Either (1) or (2) or both

  (1)  Six or more of the following symptoms of inattention have persisted for at least six months to a degree that is maladaptive and not consistent with developmental level:

Inattention

    • - Often fails to give close attention to details, or makes careless errors
    •  
    • - Often has difficulty sustaining attention in tasks or play activities
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    • - Often does not seem to listen when spoken to directly
    •  
    • - Often does not follow through on instructions and fails to finish schoolwork, chores or duties (not due to oppositional behavior or failure to understand instructions)
    •  
    • - Often has difficulty organizing tasks and activities
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    • - Often avoids, dislikes or is reluctant to engage in tasks that require sustained mental effort (such as schoolwork or homework)
    •  
    • - Often loses things necessary for tasks or activities (e.g., toys, school assignments, pencils, books or tools)
    •  
    • - Is often easily distracted by extraneous stimuli
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    • - Is often forgetful in daily activities

(2)  Six or more of the following symptoms of hyperactivity/impulsivity have persisted for at least six months to a degree that is maladaptive and not consistent with developmental level:

Hyperactivity

  • - Often fidgets with hands or feet or squirms
  •  
  • - Often leaves seat in classroom or in other situations where remaining seated is expected
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  • - Often inappropriately runs about or climbs excessively - older children may have feelings of restlessness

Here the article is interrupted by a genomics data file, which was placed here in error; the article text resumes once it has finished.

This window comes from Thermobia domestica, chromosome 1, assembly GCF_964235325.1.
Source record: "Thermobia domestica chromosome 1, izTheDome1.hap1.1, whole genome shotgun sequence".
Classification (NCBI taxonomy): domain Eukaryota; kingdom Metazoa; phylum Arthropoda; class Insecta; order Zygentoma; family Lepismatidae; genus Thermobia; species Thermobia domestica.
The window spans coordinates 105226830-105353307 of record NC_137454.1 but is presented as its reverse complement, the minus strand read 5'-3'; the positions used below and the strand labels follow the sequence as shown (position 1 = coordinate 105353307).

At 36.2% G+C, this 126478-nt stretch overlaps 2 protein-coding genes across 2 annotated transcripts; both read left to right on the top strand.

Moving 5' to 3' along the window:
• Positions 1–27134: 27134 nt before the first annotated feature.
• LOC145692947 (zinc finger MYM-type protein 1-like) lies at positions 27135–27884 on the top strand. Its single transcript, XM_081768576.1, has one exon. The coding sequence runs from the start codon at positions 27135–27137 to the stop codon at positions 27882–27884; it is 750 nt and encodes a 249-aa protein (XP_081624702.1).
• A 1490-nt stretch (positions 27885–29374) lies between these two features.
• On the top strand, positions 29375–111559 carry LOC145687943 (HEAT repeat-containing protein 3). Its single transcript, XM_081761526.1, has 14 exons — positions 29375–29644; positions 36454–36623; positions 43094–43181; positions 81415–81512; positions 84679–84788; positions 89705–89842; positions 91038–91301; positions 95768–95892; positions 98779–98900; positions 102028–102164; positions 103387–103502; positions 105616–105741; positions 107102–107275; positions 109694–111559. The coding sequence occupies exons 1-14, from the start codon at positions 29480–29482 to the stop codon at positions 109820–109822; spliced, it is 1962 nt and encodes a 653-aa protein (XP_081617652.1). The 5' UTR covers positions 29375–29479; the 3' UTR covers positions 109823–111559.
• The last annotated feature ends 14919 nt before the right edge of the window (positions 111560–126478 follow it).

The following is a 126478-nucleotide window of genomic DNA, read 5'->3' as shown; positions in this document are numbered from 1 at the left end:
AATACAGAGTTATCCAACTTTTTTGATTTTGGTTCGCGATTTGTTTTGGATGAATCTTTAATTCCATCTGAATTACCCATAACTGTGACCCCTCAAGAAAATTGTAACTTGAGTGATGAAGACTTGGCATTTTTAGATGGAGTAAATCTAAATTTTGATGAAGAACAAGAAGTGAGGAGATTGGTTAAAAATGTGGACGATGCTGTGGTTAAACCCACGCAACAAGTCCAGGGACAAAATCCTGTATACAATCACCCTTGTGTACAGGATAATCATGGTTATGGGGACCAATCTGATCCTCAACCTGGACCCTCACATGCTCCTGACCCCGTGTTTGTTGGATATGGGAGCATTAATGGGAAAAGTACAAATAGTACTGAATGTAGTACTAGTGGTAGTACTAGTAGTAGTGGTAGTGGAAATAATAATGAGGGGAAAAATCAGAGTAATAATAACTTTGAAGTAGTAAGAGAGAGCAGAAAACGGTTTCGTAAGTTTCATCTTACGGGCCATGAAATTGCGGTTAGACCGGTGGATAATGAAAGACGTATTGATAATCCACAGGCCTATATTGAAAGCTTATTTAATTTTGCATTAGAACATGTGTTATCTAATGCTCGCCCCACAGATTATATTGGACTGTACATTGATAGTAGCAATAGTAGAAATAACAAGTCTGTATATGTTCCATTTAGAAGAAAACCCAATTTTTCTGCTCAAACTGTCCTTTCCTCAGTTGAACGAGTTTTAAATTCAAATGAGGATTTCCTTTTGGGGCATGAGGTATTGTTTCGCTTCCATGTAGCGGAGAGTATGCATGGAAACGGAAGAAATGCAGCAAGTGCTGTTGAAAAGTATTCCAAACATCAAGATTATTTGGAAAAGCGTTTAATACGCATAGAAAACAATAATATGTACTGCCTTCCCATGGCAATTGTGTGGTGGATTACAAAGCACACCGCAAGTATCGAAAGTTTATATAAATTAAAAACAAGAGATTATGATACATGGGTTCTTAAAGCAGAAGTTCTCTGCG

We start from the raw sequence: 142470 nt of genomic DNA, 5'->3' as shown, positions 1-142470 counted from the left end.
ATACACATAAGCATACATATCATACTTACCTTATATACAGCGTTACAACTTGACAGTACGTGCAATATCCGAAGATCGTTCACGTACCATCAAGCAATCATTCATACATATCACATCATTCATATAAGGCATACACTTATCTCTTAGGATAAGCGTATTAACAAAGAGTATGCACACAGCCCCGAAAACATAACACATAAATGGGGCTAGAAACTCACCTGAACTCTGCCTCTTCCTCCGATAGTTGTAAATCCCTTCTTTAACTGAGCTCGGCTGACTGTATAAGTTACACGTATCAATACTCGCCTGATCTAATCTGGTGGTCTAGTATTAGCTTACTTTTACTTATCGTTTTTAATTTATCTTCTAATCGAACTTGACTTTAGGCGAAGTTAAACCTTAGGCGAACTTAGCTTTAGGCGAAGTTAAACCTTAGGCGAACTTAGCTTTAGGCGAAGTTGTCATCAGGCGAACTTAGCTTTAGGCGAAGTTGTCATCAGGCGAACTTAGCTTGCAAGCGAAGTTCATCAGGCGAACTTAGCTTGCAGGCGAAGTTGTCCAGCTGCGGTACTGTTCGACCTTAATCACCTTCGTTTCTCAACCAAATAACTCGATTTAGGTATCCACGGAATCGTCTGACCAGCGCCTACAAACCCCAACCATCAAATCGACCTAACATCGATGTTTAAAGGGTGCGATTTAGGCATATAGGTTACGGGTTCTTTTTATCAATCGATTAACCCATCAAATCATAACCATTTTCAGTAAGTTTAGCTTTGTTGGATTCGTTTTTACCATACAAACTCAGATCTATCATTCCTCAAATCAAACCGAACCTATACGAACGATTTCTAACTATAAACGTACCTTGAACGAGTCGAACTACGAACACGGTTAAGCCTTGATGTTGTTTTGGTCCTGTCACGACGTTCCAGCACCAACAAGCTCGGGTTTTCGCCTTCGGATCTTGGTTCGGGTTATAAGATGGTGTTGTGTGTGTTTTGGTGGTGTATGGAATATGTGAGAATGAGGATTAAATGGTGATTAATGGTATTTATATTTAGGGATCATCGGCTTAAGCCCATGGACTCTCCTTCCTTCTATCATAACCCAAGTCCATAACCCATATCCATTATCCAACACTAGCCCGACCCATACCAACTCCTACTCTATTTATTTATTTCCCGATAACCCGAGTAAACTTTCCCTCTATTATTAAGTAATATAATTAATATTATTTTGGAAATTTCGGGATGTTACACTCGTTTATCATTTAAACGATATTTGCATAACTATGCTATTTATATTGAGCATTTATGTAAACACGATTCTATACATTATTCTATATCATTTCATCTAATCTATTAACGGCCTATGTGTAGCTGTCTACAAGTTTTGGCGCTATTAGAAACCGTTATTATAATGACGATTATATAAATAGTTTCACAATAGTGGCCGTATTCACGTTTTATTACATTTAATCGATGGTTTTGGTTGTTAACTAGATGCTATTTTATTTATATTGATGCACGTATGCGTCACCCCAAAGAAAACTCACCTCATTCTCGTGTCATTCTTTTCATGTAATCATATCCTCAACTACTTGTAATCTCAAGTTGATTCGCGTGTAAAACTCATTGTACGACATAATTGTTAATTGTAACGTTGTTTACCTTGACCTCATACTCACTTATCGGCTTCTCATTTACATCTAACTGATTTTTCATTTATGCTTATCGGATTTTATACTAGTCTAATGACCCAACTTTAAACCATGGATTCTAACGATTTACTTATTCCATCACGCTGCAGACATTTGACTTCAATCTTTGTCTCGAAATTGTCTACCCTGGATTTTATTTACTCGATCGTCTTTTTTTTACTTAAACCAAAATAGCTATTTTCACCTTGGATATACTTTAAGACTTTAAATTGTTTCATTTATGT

•  
  • - Often has difficulty playing or participating in leisure activities in a quiet manner
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  • - Often "on the go" or acts as if "driven by a motor"
  •  
  • - Often talks excessively

 

Impulsivity

- Often blurts out answers before questions have been completed

- Often has difficulty awaiting turn

  • - Often interrupts or intrudes on others
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  • Most symptoms that caused impairment were present before 7 years of age and impairment from the symptoms is present in two or more settings (i.e., school and home).

Clear evidence of clinically significant impairment in social, academic, or occupational functioning. The symptoms do not occur exclusively due to a pervasive development disorder, schizophrenia, or other psychotic disorder and are better accounted for by another disorder (depression, anxiety disorder, dissociative disorder, or a personality disorder).

Diagnosis must be made by a qualified clinician and can be:

Attention-Deficit/Hyperactivity Disorder, Combined Type if both criteria 1 and 2 are met for the past 6 months

Attention-Deficit/Hyperactivity Disorder, Predominantly Inattentive Type if 1 is met but not 2

Attention-Deficit/Hyperactivity Disorder, Predominantly Hyperactive-Impulsive Type if criteria 2 is met but 1 is not


The diagnostic criteria for attention-deficit/hyperactivity disorder (ADHD) in DSM-5 are similar to those in DSM-IV. The same 18 symptoms are used as in DSM-IV, and continue to be divided into two symptom domains (inattention and hyperactivity/impulsivity), of which at least six symptoms in one domain are required for diagnosis.

However, several changes have been made in DSM-5:
1) Examples have been added to the criterion items to facilitate application across the life span
 
2) The cross-situational requirement has been strengthened to “several” symptoms in each setting
 
3) Onset criterion has been changed from “symptoms that caused impairment were present before age 7 years” to “several inattentive or hyperactive-impulsive symptoms were present prior to age 12
 
4) Subtypes have been replaced with presentation specifiers that map directly to the prior subtypes
 
5) Co-morbid diagnosis with autism spectrum disorder is now allowed. (previously, there was little research on how these two disorders co-occur)
 
6) Symptom threshold change has been made for adults (5 symptoms versus six for children)7) ADHD was placed in the neurodevelopmental disorders chapter. 

7) ADHD was placed in the neurodevelopmental disorders chapter.